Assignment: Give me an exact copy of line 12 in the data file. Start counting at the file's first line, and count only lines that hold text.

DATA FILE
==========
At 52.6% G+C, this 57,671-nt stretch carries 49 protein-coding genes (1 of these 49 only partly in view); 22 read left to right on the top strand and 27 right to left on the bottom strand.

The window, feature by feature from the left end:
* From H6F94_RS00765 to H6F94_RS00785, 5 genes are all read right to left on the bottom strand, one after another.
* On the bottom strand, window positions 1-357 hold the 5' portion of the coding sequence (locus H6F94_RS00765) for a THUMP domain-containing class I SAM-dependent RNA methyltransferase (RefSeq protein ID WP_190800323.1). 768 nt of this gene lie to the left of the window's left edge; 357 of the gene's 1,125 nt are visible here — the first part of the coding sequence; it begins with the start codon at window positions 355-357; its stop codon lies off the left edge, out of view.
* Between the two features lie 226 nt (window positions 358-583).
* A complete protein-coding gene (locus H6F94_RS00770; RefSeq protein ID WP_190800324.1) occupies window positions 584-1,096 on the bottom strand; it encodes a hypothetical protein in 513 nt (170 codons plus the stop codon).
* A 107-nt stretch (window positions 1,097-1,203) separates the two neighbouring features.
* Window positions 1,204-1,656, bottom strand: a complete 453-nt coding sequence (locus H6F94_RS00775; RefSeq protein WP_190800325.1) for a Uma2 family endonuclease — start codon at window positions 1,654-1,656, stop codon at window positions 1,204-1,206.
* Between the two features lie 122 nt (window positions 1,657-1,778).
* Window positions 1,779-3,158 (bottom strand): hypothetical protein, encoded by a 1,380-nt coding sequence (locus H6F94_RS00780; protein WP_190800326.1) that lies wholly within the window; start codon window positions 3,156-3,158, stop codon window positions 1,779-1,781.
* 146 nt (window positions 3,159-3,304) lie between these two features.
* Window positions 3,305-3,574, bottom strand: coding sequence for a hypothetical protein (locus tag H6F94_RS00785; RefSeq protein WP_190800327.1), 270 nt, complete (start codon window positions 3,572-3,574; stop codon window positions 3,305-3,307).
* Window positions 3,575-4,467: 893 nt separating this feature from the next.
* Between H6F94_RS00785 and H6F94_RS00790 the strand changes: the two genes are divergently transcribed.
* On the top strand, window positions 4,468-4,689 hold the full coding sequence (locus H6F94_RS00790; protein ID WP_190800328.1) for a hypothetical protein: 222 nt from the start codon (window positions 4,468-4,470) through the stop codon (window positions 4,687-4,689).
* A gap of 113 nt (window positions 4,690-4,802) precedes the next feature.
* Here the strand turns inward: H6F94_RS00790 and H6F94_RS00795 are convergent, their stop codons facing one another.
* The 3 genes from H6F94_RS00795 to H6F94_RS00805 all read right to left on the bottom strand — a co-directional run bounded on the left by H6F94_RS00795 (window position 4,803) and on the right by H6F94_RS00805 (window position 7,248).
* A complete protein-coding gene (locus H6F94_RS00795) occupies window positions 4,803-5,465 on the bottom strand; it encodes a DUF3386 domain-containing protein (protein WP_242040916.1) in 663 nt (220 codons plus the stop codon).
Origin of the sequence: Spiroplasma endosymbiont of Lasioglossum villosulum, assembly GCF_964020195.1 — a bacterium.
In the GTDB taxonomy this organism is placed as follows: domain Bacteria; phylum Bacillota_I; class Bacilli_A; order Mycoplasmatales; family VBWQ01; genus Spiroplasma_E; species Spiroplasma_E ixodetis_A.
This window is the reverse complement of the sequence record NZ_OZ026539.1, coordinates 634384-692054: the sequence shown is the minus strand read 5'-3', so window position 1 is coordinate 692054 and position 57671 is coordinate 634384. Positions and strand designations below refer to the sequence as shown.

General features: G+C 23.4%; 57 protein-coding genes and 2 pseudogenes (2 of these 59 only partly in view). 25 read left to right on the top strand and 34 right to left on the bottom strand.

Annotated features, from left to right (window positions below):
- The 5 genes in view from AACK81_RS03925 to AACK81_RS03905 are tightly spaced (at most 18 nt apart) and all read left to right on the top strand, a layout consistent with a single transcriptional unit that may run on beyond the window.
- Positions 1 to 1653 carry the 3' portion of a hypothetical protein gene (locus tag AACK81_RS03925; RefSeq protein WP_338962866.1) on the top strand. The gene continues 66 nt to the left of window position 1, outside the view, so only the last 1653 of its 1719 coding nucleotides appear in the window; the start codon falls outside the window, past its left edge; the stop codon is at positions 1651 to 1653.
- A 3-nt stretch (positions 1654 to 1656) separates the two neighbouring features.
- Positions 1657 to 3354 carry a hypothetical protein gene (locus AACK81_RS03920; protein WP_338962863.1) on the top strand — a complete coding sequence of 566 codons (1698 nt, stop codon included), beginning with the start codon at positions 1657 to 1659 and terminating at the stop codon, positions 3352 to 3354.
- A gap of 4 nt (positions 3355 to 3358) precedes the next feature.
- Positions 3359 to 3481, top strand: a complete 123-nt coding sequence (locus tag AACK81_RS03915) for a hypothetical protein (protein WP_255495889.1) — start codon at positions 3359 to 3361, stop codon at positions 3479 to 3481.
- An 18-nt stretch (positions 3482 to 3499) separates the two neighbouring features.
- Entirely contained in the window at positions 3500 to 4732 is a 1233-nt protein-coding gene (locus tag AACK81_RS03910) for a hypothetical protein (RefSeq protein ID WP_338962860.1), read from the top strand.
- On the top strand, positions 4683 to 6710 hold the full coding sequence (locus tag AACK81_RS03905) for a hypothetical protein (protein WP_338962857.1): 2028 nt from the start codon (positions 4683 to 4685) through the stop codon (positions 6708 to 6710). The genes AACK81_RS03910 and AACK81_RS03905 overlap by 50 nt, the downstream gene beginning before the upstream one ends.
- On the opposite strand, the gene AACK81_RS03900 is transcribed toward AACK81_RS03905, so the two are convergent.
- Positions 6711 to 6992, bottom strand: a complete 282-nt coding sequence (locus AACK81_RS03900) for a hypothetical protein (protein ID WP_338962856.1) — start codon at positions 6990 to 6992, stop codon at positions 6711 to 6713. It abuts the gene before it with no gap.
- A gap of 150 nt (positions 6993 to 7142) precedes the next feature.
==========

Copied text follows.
* Window positions 3,305-3,574, bottom strand: coding sequence for a hypothetical protein (locus tag H6F94_RS00785; RefSeq protein WP_190800327.1), 270 nt, complete (start codon window positions 3,572-3,574; stop codon window positions 3,305-3,307).